Magic Key, Disney

UPDATE September 11 2023 - It has been a long time coming but according to an article posted to sfgate.com, the long running lawsuit which was originally filed by Disney Dream Key Passholder, Jenale Nielsen back in November 2021 in Orange County Superior Court in Southern California, has finally got preliminary approval of the class-action settlement.

The law suit was filed over alleged false advertising of the Disneyland Dream Key which claimed it had "no blockout dates" but all weekend days in November 2021 were indeed blocked out.

Magic Key, Disneyland
Image: Disney

The complaint also made reference to another number of times when Ms. Neilsen was unable to make reservations for park entry saying, "It was misleading and fraudulent for Disney to sell passes that were advertised as having no blockout dates and not inform Ms. Nielsen and other consumers that Disney was reserving the right to make park reservations 'unavailable' whenever it wanted and even when park reservations are and were actually available,"  

It has been outlined in the preliminary approval of the class-action settlement, that "All persons who purchased a Dream Key" are eligible for compensation, estimated to be about 103,000 people. The $9.5 million which is almost double the $5 million which was originally sought by Nielsen, will be split equally among former eligible Dream Key passholders which works out at approximately $67 per person. Eligible Dream Key Passholders will be contacted via email for the compensation to be paid.

As outlined in the article, Nielsen is looking to secure attorney's fees and an additional $5000 for herself. These details will be finalised in court on October 16, 2023.

May 17 2022 - The lawsuit which was originally filed back in November 2021 by Disney Dream Key Passholder Jenale Nielsen in Orange County Superior Court in Southern California, appears to be gaining traction and is now pushing for class action.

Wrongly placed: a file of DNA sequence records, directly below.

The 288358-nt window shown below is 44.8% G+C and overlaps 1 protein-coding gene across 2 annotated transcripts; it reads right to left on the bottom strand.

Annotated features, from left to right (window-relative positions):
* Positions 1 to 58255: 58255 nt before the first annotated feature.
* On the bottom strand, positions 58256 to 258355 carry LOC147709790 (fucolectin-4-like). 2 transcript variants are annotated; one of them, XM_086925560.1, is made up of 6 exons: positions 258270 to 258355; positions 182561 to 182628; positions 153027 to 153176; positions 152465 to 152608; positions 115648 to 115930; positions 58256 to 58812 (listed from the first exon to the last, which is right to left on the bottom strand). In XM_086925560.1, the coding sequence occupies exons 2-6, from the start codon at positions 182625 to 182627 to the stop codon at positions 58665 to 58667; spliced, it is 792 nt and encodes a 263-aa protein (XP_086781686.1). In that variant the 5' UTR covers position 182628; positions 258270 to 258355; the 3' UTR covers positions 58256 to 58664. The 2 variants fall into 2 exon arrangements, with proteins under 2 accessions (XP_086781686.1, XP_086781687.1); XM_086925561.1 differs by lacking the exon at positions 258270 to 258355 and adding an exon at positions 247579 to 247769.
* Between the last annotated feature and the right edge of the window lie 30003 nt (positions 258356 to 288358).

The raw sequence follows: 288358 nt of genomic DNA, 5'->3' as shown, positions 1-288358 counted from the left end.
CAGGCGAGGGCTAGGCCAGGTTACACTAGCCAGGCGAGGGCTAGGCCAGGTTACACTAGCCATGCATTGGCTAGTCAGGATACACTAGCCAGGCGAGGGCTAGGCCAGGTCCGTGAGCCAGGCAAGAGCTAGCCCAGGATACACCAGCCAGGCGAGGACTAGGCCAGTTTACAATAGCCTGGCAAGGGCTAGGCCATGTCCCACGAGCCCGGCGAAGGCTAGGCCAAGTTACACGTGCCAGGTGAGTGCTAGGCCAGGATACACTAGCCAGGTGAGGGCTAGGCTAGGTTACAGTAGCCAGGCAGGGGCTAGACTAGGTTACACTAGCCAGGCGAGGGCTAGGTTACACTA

The $5 million suit filed on behalf of all Magic Key annual passholders, alleges that Disney artificially limited Magic Key reservations and the number of passholders that could visit on each day which was false advertising based on the "no blockout" day policy for the $1399 Dream Key.

Nielsen purchased the $1,399 Dream Key for Disneyland Resort in September but was unable to make any theme park reservations for certain dates in November 2021.

“[The] Plaintiff alleges that the term ‘no blockout dates’ is not defined in the advertisement, but that she understood the term to mean that Dream Key Pass holders would not be blocked from making theme park reservations ‘whenever Disney was offering park reservations for entrance to the theme parks. She also understood the advertisement’s statement that ‘park reservations are subject to availability and are not guaranteed for any specific dates or park’ to mean that ‘if park reservations were available and being offered to the public, Dream Key holders could use their passes to make reservations for entry to the parks.” 

The discrepancy appears to be the fact that reservations were allegedly available for the public but were not available for Magic Key passholders on these dates which goes against the "no blockout" policy and made them out to be "second class" ticket holders.

Disneyland, Disney
Image: Theme Park Tourist

As can be seen by this article, Disney admits it promised there wouldn't be any blockout dates for Dream Key pass holders but deny that they blocked out dates to them. 

Currently, the Dream Key lawsuit is proceeding after United States District Court Judge David Carter, denied Disney’s motion to dismiss it. The case is being allowed to continue as it falls under breach of contract and fails under the California consumer protection act. 

However, Disney's dismissal motions relating to claims of false advertising, negligent misrepresentation, legal disclosure, as well as unfair competition have been granted.

Disneyland Main Street, Disney
Image: Disney

Nielsen's attorneys are pushing to have the case certified as a class action by U.S District Court. This $5 million law suit is definitely gaining traction and we will have to wait and see if the class action is granted.

Let us know your thoughts on this by leaving us a comment below or on our Facebook page. We will keep you posted on updates here on Theme Park Tourist.


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